Max Müller facts for kids
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Müller photographed in 1883 by Alexander Bassano
|Born||Friedrich Max Müller
6 December 1823
Dessau, Duchy of Anhalt, German Confederation
|Died||28 October 1900
Oxford, Oxfordshire, England
|Education||University of Leipzig|
|Notable works||The Sacred Books of the East, Chips from a German Workshop|
|Spouse||Georgina Adelaide Grenfell|
|Children||Wilhelm Max Müller|
Friedrich Max Müller ( 6 December 1823 – 28 October 1900) was a German-born philologist and Orientalist, who lived and studied in Britain for most of his life. He was one of the founders of the western academic disciplines of Indian studies and religious studies ('science of religion', German: Religionswissenschaft). Müller wrote both scholarly and popular works on the subject of Indology. The Sacred Books of the East, a 50-volume set of English translations, was prepared under his direction. He also promoted the idea of a Turanian family of languages.
Early life and education
Max Müller was born into a cultured family on 6 December 1823 in Dessau, the son of Wilhelm Müller, a lyric poet whose verse Franz Schubert had set to music in his song-cycles Die schöne Müllerin and Winterreise. His mother, Adelheid Müller (née von Basedow), was the eldest daughter of a prime minister of Anhalt-Dessau. Carl Maria von Weber was a godfather.
Müller was named after his mother's elder brother, Friedrich, and after the central character, Max, in Weber's opera Der Freischütz. Later in life, he adopted Max as a part of his surname, believing that the prevalence of Müller as a name made it too common. His name was also recorded as "Maximilian" on several official documents (e.g. university register, marriage certificate), on some of his honours and in some other publications.
Müller entered the gymnasium (grammar school) at Dessau when he was six years old. In 1829, after the death of his grandfather, he was sent to the Nicolai School at Leipzig, where he continued his studies of music and classics. It was during his time in Leipzig that he frequently met Felix Mendelssohn.
In need of a scholarship to attend Leipzig University, Müller successfully sat his abitur examination at Zerbst. While preparing, he found that the syllabus differed from what he had been taught, necessitating that he rapidly learn mathematics, modern languages and science. He entered Leipzig University in 1841 to study philology, leaving behind his early interest in music and poetry. Müller received his degree in 1843. His final dissertation was on Spinoza's Ethics. He also displayed an aptitude for classical languages, learning Greek, Latin, Arabic, Persian and Sanskrit.
In 1850 Müller was appointed deputy Taylorian professor of modern European languages at Oxford University. In the following year, at the suggestion of Thomas Gaisford, he was made an honorary M.A. and a member of the college of Christ Church, Oxford. On succeeding to the full professorship in 1854, he received the full degree of M.A. by Decree of Convocation. In 1858 he was elected to a life fellowship at All Souls' College.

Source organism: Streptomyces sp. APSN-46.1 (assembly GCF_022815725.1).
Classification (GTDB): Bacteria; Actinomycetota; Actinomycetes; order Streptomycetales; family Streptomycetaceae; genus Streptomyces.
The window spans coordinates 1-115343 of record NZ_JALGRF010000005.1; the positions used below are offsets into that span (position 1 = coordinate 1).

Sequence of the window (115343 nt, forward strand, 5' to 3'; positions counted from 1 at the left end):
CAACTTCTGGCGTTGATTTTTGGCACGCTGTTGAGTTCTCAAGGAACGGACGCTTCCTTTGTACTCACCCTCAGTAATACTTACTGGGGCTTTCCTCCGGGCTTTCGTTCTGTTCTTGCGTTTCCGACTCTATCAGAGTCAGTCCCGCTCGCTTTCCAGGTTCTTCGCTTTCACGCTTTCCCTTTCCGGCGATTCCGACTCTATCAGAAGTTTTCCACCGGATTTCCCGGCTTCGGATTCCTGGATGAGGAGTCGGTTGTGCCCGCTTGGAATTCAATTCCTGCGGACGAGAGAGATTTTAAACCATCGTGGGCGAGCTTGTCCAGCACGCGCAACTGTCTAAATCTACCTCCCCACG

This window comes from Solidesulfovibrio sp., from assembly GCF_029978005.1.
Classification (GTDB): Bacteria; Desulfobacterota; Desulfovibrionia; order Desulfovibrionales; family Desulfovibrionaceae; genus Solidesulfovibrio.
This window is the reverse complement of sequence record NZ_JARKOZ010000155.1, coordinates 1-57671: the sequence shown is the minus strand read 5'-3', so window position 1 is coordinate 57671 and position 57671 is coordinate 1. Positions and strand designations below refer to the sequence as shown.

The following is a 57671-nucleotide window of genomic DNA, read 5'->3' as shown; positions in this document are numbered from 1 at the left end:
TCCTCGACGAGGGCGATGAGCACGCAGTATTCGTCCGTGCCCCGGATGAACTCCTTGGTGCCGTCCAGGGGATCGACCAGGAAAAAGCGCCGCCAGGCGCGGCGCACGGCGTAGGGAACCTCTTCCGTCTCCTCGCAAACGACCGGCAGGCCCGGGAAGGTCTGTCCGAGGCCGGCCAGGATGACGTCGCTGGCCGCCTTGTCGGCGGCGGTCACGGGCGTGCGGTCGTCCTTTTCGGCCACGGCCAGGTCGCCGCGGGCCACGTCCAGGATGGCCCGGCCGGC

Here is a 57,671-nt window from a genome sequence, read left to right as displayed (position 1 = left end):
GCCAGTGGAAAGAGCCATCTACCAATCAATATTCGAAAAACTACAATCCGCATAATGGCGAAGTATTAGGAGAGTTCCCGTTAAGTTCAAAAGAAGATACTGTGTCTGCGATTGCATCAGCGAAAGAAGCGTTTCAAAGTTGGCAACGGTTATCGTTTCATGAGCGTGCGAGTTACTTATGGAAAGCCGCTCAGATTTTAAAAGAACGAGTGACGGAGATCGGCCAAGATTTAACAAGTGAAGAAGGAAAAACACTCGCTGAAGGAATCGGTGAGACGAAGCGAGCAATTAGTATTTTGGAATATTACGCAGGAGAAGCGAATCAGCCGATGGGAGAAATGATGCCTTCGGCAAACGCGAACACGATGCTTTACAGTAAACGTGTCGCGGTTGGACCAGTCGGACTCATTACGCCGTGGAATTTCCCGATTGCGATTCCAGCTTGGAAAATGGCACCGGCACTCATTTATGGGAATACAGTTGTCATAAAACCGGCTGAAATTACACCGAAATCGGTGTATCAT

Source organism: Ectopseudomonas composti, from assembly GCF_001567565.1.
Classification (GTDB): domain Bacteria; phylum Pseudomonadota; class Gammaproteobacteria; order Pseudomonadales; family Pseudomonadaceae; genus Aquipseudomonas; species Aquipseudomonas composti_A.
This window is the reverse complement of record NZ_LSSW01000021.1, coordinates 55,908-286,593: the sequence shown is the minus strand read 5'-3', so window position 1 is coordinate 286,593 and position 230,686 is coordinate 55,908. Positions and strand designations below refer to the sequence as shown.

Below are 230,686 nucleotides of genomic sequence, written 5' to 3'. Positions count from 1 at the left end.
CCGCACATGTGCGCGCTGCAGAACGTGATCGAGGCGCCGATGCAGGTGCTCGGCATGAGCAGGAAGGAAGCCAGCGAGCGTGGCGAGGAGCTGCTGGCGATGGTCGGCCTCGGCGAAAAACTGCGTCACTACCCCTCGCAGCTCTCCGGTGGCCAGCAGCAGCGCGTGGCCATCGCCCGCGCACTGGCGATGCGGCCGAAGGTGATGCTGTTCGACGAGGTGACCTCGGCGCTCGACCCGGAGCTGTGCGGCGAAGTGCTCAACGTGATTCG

He was defeated in the 1860 election for the Boden Professor of Sanskrit, which was a "keen disappointment" to him. Müller was far better qualified for the post than the other candidate (Monier Monier-Williams), but his broad theological views, his Lutheranism, his German birth and lack of practical first-hand knowledge of India told against him. After the election he wrote to his mother, "all the best people voted for me, the Professors almost unanimously, but the vulgus profanum made the majority".
Later in 1868, Müller became Oxford's first Professor of Comparative Philology, a position founded on his behalf. He held this chair until his death, although he retired from its active duties in 1875.
Scholarly and literary works
In 1844, prior to commencing his academic career at Oxford, Müller studied in Berlin with Friedrich Schelling. He began to translate the Upanishads for Schelling, and continued to research Sanskrit under Franz Bopp, the first systematic scholar of the Indo-European languages (IE). Schelling led Müller to relate the history of language to the history of religion. At this time, Müller published his first book, a German translation of the Hitopadesa, a collection of Indian fables.
In 1845, Müller moved to Paris to study Sanskrit under Eugène Burnouf. Burnouf encouraged him to publish the complete Rigveda, making use of the manuscripts available in England. He moved to England in 1846 to study Sanskrit texts in the collection of the East India Company. He supported himself at first with creative writing, his novel German Love being popular in its day.
Müller's connections with the East India Company and with Sanskritists based at Oxford University led to a career in Britain, where he eventually became the leading intellectual commentator on the culture of India. At the time, Britain controlled this territory as part of its Empire. This led to complex exchanges between Indian and British intellectual culture, especially through Müller's links with the Brahmo Samaj.